This morning's service was amazing. I don't know why I'm surprised; they've all been amazing. But I didn't expect the Christian worship to surprise me, because Christianity is such a dominant tradition that I presume I know all about it, and yet it did.
The liturgy was beautiful, and intriguing; some familiar language, some unfamiliar language. The calling of the angels, a piece contributed by independent Catholic seminarian Chris, was lovely and put me in mind of an invocational song I've encountered at Elat Chayyim. Michelle gave a fantastic sermon drawing on the story of Amos (this week's Hebrew Scriptures reading in the lectionary), inviting us to be ordinary prophets in the way that he was. [Edited to add:: it's now online here.]
Beforehand, Mata explained how the service had come together and how it would go. She spoke about the eucharist as the central moment in Christian worship, and about how the folks running the service felt about it. Their theology was one of radical inclusion; anyone who felt comfortable partaking was welcome to do so, and anyone who didn't want to partake but wanted a blessing was welcome to that too.
In silence, Reverend Bruce uncovered the bread and the cup of juice. He tore the loaf into pieces. We passed the peace -- which turned out to be hugs all around! -- and then he invited anyone interested to come up for communion, which was simple and startlingly beautiful. I think a lot of us were moved by it, in ways we didn't expect to be.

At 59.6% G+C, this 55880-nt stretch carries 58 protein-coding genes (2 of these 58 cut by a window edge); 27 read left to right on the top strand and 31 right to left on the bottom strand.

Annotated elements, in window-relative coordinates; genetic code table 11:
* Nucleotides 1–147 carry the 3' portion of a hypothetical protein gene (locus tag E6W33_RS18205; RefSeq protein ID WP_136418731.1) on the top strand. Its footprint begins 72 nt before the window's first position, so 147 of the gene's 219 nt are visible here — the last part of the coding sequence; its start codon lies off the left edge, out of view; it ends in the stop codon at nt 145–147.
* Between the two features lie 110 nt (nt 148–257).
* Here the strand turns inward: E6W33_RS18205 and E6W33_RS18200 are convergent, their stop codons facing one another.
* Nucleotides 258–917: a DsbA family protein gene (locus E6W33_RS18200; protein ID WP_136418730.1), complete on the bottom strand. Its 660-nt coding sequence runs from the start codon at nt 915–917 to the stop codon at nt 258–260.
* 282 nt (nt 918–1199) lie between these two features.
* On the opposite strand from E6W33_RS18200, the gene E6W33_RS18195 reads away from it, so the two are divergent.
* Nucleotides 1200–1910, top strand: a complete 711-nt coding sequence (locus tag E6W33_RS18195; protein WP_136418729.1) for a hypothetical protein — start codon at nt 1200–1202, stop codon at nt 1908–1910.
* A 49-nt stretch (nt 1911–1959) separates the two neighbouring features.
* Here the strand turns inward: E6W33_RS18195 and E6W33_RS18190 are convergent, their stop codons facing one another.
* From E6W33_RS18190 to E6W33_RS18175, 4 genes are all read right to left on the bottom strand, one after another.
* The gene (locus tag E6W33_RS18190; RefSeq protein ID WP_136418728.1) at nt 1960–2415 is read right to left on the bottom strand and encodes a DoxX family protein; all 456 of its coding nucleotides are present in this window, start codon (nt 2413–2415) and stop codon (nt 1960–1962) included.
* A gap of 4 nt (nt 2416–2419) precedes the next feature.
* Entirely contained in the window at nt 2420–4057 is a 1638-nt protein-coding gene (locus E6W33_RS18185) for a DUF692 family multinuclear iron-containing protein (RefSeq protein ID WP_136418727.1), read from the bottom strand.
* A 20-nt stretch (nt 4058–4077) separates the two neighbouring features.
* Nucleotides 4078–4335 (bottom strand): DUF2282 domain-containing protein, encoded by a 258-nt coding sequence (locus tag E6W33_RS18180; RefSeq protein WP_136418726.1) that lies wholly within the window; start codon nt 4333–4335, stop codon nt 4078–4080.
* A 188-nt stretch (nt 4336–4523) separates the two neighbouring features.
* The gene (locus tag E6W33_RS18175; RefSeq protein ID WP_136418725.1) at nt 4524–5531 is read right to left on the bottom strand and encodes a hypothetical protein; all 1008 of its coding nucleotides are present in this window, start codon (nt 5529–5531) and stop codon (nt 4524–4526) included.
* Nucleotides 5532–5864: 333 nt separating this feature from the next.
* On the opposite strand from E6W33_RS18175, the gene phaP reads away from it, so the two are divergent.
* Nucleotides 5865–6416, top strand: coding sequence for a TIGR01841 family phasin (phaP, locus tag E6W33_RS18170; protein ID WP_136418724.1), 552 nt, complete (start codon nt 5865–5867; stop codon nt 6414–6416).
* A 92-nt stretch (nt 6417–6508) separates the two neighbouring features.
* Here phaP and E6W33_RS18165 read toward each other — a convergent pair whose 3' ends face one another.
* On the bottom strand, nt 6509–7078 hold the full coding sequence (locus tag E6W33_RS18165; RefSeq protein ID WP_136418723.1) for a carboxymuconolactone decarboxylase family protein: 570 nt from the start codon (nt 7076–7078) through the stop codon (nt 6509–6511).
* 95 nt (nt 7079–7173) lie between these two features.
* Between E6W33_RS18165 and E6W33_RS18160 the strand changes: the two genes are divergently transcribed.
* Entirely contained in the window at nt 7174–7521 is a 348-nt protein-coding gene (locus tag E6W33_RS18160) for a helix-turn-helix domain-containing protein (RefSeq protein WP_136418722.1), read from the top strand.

I want to thank the creators and leaders of the service for putting it together, for leading it with such spirit, and for opening the door to such a deep encounter. I want to thank Reb Arthur too for adding a drash on the relationship between lechem and milchamah, "bread" and "war," and for offering his blessing...
Afterwards, in the closing circle, we each spoke about what we hope to bring away from the weekend, what we will cherish most about our time together. Several people mentioned the worship: how unprecedented they found it that we planned to pray together despite our differences, and how astonished and moved they were when it worked. A few people commented that after the worship we experienced this weekend, they felt hope for the first time that the world really can be repaired.
Having "ecumenical" worship -- which is to say, worship rooted in Judaism, in Buddhism, in Islam, and in Christianity, but open to the greater community which we form together -- was the dream for this weekend that I cherished most...and I don't think I realized how radical an intention it was. Maybe it's a good thing I didn't understand what a crazy idea it was! It required us to take a profound risk together -- the risk of being vulnerable to and with one another, in the presence of what I call God -- and against all odds, we all did, and it was truly transformative.
I will write more about this one of these days. For now -- my deepest and most heartfelt thanks go to everyone who midwifed this gathering into being, and to everyone who joined us in making the dream a reality. This is only a beginning; may we be blessed by our encounters, and go on from here to further beautiful things.